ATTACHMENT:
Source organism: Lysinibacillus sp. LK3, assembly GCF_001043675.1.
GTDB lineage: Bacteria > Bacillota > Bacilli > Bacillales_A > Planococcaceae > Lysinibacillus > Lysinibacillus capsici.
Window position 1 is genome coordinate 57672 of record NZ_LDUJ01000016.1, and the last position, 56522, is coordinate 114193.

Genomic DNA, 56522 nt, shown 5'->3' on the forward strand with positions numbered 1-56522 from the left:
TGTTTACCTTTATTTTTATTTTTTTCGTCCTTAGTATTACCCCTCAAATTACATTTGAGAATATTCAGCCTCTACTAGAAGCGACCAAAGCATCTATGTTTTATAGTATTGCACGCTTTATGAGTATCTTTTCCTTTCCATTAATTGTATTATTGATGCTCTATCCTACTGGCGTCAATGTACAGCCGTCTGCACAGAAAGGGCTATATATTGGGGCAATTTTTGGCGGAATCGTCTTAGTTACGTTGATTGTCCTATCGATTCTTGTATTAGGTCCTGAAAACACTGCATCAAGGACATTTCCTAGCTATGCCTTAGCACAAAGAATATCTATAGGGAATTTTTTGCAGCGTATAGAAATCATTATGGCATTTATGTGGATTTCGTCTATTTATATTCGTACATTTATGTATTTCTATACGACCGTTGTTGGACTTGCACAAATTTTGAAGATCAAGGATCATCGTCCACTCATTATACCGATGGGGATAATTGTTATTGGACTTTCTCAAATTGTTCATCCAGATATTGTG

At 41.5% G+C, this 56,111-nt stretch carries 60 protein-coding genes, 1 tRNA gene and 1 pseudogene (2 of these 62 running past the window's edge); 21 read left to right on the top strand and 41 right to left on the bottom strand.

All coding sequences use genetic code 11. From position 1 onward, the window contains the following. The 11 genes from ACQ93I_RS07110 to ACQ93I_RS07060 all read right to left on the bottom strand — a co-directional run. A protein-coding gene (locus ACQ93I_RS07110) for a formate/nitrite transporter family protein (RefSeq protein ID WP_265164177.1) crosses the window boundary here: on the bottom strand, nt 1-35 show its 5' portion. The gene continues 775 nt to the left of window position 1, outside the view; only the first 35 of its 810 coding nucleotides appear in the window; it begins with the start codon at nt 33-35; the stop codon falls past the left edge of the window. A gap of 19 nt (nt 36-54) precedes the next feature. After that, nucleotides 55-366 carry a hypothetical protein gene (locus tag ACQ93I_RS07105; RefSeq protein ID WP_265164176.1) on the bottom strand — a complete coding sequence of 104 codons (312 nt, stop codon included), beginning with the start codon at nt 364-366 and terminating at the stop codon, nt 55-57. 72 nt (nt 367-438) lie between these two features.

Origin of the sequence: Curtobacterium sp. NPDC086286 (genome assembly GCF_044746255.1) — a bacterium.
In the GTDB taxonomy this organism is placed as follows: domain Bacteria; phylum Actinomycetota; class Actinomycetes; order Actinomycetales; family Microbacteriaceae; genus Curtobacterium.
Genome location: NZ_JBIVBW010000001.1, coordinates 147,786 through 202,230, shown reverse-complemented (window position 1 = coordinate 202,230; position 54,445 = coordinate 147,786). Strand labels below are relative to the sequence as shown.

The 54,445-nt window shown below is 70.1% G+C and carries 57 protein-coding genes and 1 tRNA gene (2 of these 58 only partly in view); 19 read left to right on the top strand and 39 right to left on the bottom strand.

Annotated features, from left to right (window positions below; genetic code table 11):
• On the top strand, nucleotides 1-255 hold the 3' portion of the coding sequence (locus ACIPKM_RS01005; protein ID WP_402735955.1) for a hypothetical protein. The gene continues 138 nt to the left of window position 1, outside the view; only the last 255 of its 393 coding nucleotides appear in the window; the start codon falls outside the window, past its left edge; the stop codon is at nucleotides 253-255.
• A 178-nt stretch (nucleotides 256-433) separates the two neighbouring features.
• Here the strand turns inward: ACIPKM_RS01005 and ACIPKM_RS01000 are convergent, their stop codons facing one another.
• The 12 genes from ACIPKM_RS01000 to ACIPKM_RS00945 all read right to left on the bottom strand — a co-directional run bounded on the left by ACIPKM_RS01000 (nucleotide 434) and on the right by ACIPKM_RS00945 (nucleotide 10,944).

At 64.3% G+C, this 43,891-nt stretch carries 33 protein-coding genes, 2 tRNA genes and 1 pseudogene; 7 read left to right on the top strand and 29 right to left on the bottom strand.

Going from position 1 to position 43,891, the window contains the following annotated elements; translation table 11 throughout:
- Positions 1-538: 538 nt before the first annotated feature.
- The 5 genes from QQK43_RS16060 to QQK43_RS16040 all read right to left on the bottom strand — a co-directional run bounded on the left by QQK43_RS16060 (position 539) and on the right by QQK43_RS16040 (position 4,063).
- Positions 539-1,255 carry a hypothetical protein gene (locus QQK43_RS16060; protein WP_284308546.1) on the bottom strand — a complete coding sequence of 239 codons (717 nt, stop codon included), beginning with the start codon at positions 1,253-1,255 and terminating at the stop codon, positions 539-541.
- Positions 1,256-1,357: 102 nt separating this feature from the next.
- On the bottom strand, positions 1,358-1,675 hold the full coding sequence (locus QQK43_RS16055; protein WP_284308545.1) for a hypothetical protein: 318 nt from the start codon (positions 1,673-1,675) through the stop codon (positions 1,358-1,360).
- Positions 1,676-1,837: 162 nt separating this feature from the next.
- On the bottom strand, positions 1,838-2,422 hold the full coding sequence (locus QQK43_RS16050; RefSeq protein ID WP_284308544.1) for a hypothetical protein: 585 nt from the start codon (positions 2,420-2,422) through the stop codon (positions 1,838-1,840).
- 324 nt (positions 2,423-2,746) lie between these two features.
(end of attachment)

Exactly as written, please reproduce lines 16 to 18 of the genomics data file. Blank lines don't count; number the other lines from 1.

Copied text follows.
• The 12 genes from ACIPKM_RS01000 to ACIPKM_RS00945 all read right to left on the bottom strand — a co-directional run bounded on the left by ACIPKM_RS01000 (nucleotide 434) and on the right by ACIPKM_RS00945 (nucleotide 10,944).

At 64.3% G+C, this 43,891-nt stretch carries 33 protein-coding genes, 2 tRNA genes and 1 pseudogene; 7 read left to right on the top strand and 29 right to left on the bottom strand.

Going from position 1 to position 43,891, the window contains the following annotated elements; translation table 11 throughout: